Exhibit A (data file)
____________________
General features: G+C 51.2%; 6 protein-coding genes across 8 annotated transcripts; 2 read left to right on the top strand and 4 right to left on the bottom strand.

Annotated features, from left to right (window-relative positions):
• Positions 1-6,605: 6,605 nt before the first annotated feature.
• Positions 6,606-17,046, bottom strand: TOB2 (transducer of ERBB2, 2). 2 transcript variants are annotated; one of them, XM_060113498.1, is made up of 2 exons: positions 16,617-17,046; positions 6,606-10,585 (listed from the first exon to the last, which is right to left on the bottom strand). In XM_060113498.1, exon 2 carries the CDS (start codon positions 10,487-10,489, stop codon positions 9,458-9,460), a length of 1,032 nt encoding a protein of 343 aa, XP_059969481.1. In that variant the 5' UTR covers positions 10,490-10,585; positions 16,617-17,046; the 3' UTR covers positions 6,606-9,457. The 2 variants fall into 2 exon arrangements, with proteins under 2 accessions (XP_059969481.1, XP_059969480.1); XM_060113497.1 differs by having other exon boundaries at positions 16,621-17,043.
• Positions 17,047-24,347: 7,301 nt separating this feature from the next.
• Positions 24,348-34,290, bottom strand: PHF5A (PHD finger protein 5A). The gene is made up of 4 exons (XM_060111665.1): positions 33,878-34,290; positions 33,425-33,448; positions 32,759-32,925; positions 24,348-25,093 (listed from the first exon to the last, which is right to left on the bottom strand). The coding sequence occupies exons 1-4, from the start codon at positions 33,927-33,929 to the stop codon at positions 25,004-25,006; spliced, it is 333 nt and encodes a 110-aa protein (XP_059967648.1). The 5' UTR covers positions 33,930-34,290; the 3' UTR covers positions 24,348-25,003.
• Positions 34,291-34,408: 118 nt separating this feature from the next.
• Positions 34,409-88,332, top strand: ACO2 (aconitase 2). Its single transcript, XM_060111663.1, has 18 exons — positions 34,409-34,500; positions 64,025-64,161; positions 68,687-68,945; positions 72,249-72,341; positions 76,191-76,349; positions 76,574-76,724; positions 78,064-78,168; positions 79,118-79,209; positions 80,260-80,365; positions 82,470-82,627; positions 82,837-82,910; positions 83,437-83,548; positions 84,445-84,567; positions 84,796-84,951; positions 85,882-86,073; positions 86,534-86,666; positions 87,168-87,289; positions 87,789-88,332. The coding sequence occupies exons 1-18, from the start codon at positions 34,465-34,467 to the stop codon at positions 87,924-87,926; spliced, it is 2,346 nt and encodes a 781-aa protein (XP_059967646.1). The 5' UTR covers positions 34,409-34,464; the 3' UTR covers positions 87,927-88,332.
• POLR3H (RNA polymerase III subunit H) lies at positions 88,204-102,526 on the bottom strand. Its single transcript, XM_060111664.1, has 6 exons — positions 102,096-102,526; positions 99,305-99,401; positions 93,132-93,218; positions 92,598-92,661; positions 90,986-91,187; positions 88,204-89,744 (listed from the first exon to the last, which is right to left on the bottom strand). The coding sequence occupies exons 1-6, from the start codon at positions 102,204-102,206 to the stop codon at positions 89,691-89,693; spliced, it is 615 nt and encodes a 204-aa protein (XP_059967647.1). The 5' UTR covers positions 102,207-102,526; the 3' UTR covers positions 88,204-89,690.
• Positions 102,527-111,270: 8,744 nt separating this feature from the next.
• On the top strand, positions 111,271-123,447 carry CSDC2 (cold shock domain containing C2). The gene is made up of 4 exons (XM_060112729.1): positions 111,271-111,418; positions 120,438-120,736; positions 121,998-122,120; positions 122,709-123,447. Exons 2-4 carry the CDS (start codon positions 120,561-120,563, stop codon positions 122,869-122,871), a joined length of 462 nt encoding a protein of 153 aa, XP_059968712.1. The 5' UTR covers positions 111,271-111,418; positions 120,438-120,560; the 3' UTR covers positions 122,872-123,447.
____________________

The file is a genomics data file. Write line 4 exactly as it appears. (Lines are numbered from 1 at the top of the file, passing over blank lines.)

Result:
• Positions 6,606-17,046, bottom strand: TOB2 (transducer of ERBB2, 2). 2 transcript variants are annotated; one of them, XM_060113498.1, is made up of 2 exons: positions 16,617-17,046; positions 6,606-10,585 (listed from the first exon to the last, which is right to left on the bottom strand). In XM_060113498.1, exon 2 carries the CDS (start codon positions 10,487-10,489, stop codon positions 9,458-9,460), a length of 1,032 nt encoding a protein of 343 aa, XP_059969481.1. In that variant the 5' UTR covers positions 10,490-10,585; positions 16,617-17,046; the 3' UTR covers positions 6,606-9,457. The 2 variants fall into 2 exon arrangements, with proteins under 2 accessions (XP_059969481.1, XP_059969480.1); XM_060113497.1 differs by having other exon boundaries at positions 16,621-17,043.